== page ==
Jump to content


Photo

Seperating colour with lighting

lighting neon musicvideo grip cinematography lights practical

  • Please log in to reply
10 replies to this topic

#1 Christopher Montengo

Christopher Montengo
  • Basic Members
  • PipPip
  • 11 posts
  • Student
  • London

Posted 05 February 2018 - 06:25 PM

Hi guys,

 

I've been given the task to shoot a music video. The director wanted to be to create a lighting set up similar to the picture below. 

 

It's very low budget, so I have 3 kino flows and one Arri 2k. I wanted to know what will be the best way to avoid spill when using the kino flow to light the subject?

 

Thank you for reading

 

Christopher

 

Attached Images

  • colour.jpg

  • 0

#2 Macks Fiiod

Macks Fiiod
  • Basic Members
  • PipPipPipPip
  • 1557 posts
  • Director
  • Og from DC, Now in NJ

Posted 05 February 2018 - 06:33 PM

Kino and spill go hand in hand I'm afraid, even with the eggcrates.

 

I'd say assign the Kinos to your backgrounds and use the Arri 2k for the primary subject. Assuming you don't have anything other than gels and the lights.


  • 0

#3 David Mullen ASC

David Mullen ASC
  • Sustaining Members
  • 20306 posts
  • Cinematographer
  • Los Angeles

Posted 05 February 2018 - 07:07 PM

Flags, flags, flags... and distance between the subject and walls!

 

If the Kinos are right above the top of the walls, parallel to them and pointed down, then some barndoor extenders would probably be enough to keep the spill down.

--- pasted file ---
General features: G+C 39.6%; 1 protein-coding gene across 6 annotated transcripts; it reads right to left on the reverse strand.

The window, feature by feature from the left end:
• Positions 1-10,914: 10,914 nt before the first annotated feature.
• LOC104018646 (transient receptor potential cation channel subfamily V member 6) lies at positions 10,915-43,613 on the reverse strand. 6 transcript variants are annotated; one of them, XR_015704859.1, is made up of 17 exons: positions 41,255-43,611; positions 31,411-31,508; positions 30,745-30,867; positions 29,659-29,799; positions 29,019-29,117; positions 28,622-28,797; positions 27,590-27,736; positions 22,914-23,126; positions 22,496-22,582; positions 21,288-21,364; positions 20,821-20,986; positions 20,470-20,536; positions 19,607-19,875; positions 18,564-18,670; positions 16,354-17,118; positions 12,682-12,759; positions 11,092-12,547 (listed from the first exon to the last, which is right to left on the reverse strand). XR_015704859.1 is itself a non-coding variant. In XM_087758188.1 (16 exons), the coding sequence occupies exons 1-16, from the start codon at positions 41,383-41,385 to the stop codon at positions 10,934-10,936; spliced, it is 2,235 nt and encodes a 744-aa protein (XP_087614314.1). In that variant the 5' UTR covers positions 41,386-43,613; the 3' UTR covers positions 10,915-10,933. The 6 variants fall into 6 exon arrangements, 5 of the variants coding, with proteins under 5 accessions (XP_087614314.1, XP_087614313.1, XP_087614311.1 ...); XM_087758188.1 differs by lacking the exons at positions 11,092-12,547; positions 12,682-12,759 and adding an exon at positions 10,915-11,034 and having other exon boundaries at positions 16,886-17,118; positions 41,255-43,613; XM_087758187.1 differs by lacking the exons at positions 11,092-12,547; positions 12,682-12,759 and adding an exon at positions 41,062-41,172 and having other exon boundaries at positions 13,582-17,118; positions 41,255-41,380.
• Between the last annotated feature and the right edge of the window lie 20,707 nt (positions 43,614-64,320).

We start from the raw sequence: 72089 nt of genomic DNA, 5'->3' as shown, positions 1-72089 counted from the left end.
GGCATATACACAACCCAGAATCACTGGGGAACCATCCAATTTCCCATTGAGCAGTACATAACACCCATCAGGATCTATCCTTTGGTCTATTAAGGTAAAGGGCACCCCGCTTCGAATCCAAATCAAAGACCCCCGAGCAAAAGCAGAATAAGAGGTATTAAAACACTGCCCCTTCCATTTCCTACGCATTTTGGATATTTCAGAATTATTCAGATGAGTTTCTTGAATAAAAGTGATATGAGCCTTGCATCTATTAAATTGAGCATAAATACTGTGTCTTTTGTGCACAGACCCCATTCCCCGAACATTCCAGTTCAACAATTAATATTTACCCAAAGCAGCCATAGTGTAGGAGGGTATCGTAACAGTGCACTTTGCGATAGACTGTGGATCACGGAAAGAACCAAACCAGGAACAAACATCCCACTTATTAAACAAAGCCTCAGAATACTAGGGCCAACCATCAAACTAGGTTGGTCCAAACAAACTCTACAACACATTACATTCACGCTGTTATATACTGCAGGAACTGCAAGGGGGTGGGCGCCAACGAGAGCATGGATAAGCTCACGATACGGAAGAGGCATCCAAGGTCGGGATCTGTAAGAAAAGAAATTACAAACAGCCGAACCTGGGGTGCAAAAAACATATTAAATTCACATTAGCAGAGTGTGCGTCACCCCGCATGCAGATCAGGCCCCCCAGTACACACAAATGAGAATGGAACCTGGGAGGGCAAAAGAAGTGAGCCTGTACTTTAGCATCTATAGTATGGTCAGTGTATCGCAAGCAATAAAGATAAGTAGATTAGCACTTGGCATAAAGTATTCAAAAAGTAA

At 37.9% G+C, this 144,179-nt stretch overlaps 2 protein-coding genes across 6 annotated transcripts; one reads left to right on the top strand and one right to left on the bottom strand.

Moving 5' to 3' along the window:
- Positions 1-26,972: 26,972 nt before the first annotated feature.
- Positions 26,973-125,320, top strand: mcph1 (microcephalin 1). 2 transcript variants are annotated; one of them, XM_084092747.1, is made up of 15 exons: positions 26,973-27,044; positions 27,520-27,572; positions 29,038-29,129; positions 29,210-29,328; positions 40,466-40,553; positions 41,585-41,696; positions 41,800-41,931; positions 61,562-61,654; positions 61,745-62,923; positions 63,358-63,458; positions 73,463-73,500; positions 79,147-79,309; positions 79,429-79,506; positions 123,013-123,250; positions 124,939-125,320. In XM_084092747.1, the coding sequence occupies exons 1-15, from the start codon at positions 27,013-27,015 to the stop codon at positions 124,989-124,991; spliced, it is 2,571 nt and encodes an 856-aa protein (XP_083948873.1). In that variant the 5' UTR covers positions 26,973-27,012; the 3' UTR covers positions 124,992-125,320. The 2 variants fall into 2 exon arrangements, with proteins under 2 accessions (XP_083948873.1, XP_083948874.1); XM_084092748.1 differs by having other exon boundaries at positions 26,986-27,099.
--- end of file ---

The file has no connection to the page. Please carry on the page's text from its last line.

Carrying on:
• 0

#4 Alex Sprenger

Alex Sprenger
  • Basic Members
  • PipPip
  • 16 posts
  • Electrician
  • Vienna

Posted 06 February 2018 - 11:02 AM

For me it depends how wide you want to get in your widest shot AND how big the room is. If your room is fairly big, you could probably get away with simply pointing the Arri into the corner of the room at full spot right above the middle of your frame, gelling it red and dimming it way down. Then you would get one 4x4 daylight kino bank right above your protagonist, skirt the outside with duvetyne and set your camera white balance to 3200k. To finish, you would add 1/4 CTBs until you were satisfied with the tone of blue you would get. For this, it might be a full CTB. Because of the strong amount of seperation between the red and blue, it would be fairly easy to get EXACTLY the color you wanted for both of them in the grade, assuming you got the colors on set even close to the ones in the still.